RSA update: One Alcohol Fuelled Punch can result in a Fatality

 In Blog

Something that may surprise a lot of people is the fact that many alcohol fuelled assaults which have turned fatal are actually the result of just one punch. According to statistics one-punch assaults have resulted in the death of 90 Australians since 2000, most of these incidents were alcohol fuelled.

According to the study, the 90 victims were killed by a single blow to the head or when they fell unconscious and struck their head against the ground.

The study was conducted by researchers at Monash University who discovered that most of the victims were knocked unconscious while at a licensed venue or outside of the venue on their way home.

A researcher at the University’s department of forensic medicine, Jennifer Pilgrim said that alcohol was involved in almost all of the deaths that were recorded between 2000 and 2012 and perhaps even more concerning is the fact that most of the victims in these incidents who died did not even know their attackers. In other words they were just random acts of violence, which makes the idea of alcohol fuelled assaults even scarier, to think that most of them are unprovoked.

People who think they can get away with just one blow will be held accountable and may face up to 20 years in prison if that blow results in a fatality.

The following is an excerpt from an article on that explains more about the research and its findings,

ww-w-90-20131201224156156029-620x349”There was a brief altercation with someone they just met five minutes ago,” Dr Pilgrim said. ”One person throws a punch. A person goes down, hits their head and never again regains consciousness.”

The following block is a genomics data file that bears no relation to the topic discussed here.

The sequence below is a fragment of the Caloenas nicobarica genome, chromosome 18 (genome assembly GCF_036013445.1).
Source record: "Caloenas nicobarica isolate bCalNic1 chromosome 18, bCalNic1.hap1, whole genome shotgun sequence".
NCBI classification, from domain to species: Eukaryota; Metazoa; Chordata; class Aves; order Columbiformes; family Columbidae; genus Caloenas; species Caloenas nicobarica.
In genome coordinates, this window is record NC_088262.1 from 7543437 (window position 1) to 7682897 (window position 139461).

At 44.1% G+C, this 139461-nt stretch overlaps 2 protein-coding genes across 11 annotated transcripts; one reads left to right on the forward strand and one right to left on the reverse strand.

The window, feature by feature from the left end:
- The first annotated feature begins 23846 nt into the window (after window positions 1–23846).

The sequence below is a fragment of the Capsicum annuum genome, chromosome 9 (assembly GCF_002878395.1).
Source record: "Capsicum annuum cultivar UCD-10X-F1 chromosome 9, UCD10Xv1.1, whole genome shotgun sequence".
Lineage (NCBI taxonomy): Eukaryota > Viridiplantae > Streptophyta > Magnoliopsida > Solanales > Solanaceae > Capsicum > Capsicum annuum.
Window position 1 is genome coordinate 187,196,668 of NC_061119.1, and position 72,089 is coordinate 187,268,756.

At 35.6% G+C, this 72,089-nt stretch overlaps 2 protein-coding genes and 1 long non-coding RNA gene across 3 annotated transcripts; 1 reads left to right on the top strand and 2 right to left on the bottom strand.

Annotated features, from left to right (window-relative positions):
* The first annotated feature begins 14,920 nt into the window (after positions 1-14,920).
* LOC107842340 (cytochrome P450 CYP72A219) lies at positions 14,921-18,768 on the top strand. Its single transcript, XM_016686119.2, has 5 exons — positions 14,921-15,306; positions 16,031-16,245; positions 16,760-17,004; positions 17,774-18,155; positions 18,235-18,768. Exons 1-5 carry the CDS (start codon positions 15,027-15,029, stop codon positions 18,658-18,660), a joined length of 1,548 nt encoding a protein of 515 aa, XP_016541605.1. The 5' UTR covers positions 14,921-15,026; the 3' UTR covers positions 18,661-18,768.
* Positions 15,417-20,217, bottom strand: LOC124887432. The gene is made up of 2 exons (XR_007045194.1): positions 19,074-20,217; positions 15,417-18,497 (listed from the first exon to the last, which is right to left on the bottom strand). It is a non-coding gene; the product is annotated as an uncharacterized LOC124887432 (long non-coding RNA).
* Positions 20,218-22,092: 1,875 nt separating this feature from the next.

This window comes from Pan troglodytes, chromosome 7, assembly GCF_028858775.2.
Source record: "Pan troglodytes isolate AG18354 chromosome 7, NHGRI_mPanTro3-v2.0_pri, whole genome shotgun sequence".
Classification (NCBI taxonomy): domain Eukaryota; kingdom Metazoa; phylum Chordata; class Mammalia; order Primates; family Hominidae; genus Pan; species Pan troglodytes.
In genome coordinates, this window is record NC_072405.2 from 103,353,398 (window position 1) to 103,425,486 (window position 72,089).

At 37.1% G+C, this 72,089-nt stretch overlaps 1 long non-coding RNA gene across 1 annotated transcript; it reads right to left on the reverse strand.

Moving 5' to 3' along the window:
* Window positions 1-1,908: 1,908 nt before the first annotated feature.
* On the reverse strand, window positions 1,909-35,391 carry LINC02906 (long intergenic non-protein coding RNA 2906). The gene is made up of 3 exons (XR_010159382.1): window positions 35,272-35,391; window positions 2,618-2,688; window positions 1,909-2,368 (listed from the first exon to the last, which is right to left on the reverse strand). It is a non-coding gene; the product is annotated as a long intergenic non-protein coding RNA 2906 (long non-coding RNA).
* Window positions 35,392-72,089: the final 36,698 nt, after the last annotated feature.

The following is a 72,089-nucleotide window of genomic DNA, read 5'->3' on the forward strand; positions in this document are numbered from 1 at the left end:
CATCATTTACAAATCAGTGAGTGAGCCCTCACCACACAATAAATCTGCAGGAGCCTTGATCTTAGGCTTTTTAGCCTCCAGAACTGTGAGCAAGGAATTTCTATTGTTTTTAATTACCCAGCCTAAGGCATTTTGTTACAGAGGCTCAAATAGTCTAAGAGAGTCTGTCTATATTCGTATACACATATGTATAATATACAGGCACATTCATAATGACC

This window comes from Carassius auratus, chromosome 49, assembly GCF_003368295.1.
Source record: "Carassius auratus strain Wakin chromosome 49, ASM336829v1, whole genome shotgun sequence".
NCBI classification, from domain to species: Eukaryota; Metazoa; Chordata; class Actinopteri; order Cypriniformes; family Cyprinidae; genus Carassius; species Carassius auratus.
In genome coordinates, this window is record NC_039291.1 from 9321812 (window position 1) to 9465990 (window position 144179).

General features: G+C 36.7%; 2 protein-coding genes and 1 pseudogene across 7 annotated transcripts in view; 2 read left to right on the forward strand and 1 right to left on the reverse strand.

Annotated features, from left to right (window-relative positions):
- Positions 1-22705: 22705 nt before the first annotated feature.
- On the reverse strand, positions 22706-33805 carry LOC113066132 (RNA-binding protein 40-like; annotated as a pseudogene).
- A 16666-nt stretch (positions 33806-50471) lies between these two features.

NSW had the highest number of king-hits (28), followed by Victoria and Queensland (24 cases each).

Recently, the NSW state government joined Western Australia and the Northern Territory in pursuing one-punch laws.

The move followed public disgust at the four-year minimum sentence given to the killer of 18-year-old Thomas Kelly, who was king-hit by a young man on a Kings Cross bashing spree.

But Victorian Attorney-General Robert Clark said the state government had no plans for change, because existing dangerous act manslaughter laws already carried a penalty of up to 20 years in jail.

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The researchers deduced that more than 40 per cent of fatal punches happened between the hours of midnight and 6am so people in entertainment districts should be particularly cautious around these times.

The NSW police superintendent Pat Paroz did not express any sympathy for the perpetrators of such crimes, reaffirming that getting drunk and beating people up is not normal and people who think it is must pay for their crimes. He went on to state:

”It is not normal to get intoxicated and then beat someone up and we shouldn’t accept that, because a person was intoxicated, it somehow reduces their level of accountability for their actions,” Superintendent Paroz said.

St Vincent Hospital’s emergency department director, Gordian Fulde, treats four or five ”absolutely obvious” king-hits while working at the hospital every Friday or Saturday night.

”There is no reason for it,” he said. ”Usually the person is not expecting it.”

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It is for this reason that Professor Fulde supports the forced closure of pubs and clubs at a certain time. Experts have also supported this move, saying that there is evidence that limiting trading hours to 3am can reduce assaults by more than 30 per cent.

John Green, of the NSW branch of the Australian Hotels Association, said proactive measures by hoteliers have helped bring assaults in or around licensed premises to the lowest level in 15 years.

”It’s not good enough any more to use hotels as whipping posts,” he said. ”We need to target those thugs in the community who think it is OK to pre-fuel and hit people.”

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